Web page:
Acropolis or bust!

The adventure of finding my way into Athens yesterday wore me out and I did not wake up until almost 10am.  I stumbled down to get breakfast and lots of coffee before venturing out to view the Acropolis today.  The citizens are calling for more strikes on Wednesday and Thursday of this week, thus I figured I better go see what I came here to see before the shit gets shut down again, regardless of the fact that it is miserably cold and rainy. After finishing breakfast, I went back to my room to add more layers to my skinny ass, grabbed my raincoat and camera and headed out of the hotel, dodging protesters and garbage, to view the ruins.  Of course, I got lost – because I don’t understand Greek – I can’t read it, I can’t speak it and it doesn’t make any sense.  The lettering is different, the vowel and consonant combination they have adopted are better spoken if you have a side lisp and everything ends in “enos”, which is awfully close to “asinos” or jackass (I will come back to that).  To make things worse, the city planned the street layouts in triangular form.  So, while I thought I was heading towards the Acropolis for five minutes, I actually ended up on the opposite side of the city in the industrial area of town.  I quickly located a policeman to ask him where I was and how to get back on track – and again got yelled at for being by myself.  (I am sure you are wondering HTF did you not see the Acropolis, dude, it is on top of a mountain?!  DUH!  Well – you can’t really see the mountain when you are swimming in garbage, sorry).<

Now the officer was H-O-T, Hotty Hot, so, I was hoping he would have just walked me to the Acropolis since he was so worried about me being alone, but I guess he had a job to do – standing there minding the riff-raff and pickpockets.  I would have to settle for his yelling at me, then giving me a swaggerly smile with a flirty wink as the content of our brief encounter.  I followed his instructions to “just go straight that way” back towards the Acropolis (through 14 winding streets mind you, the Greeks have got to work on how you give directions to people, because their idea of straight and other people’s idea of straight are VASTLY different).  Finally I arrived at Montastraki Square, and then hiked up the damn mountain to get to the ruins, and guess what?!  THEY WERE CLOSED – due to the personnel strike.  I think I have done pretty well up until now with unexpected hiccups, travel snafus, museum closures, or other weird crap that has happened along my journey, but I am not going to lie – I completely lost all sense of rational composure at this point and pitched afull-blown, 2-1/2 year-old style temper tantrum, complete with Asian couple staring mouths open at my rampage for no less than 10 minutes.  When I finished stomping around, screaming “f**k the Greeks!” at least 20 times, I sat down and cried with my head in my hands, and I cried.  After I finally pulled it together, I spent some time walking the grounds, took a few pictures and bought a ciambella (because sugar makes everything better).  Then, I took some deep breaths, cried again, cursed the Greeks and their stupidity for shutting down a revenue stream in the midst of trying to recovering from  overwhelming debit three more times, and then I stomped back down the hillside.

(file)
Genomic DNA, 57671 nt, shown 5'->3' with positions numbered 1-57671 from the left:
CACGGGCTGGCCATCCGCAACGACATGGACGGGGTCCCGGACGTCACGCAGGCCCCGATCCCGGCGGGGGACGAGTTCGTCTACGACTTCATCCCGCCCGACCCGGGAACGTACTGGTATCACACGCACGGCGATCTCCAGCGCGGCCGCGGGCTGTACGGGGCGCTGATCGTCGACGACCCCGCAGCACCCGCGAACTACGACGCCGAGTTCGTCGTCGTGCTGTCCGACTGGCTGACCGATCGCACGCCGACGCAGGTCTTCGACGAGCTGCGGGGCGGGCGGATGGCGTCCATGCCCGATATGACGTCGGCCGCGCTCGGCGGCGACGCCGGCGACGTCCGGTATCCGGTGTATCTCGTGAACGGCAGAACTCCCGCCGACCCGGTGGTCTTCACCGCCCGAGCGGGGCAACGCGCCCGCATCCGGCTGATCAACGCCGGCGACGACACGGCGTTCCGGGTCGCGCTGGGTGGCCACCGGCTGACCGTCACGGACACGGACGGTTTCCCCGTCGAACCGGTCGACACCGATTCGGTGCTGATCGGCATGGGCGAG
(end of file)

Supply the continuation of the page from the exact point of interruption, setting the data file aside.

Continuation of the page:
At the bottom of the hill rests the Agora ruins (which were also closed), where I sat down to breathe and reconnect with my more rational side.  Across the street I watched a man desperately trying to sell umbrellas to passing tourists, along with two African men playing beautifully depressing music from their homeland.  Without understanding the words, the timbre of the music spoke of the struggles in their own country.  By the way they postured themselves, and the expressions of angst displayed on their faces, while they sung the lyrics, you could sense the anger, mixed with deep respect, regret, fondles and love.   I sat and listened for some time, then I realized I was behaving like a complete jerk about the whole mess and I really don’t mean it when I say “f**k the Greeks”.  At that moment, another man entered the scene as he walked up to the umbrella guy and handed him a sandwich.  I turned into a total puddle of regret for having thought such awful things, and my heart broke with the feeling of suffering and poverty these people have been living in for too long (unnoticed by most of us in the world).  I looked over to find the African men starting at me with perplexity, and one of them asked why I was crying.  I told him it saddened me to see what has become of a great city full of ancient wonder and mythology.  Of course, he was all too familiar with how a corrupt government can quickly erode the entire foundation of a civilized society.  We spoke for some time about life and his family back home.  I asked him if he had any recordings of their music to take with me as a memento.  He was overjoyed that someone appreciated their music and I am now the honored owner of a Molisimo CD (which means “soul” in his native language).  As soon as I can find somewhere to upload the music, you will understand why this music touched my soul deeply, too.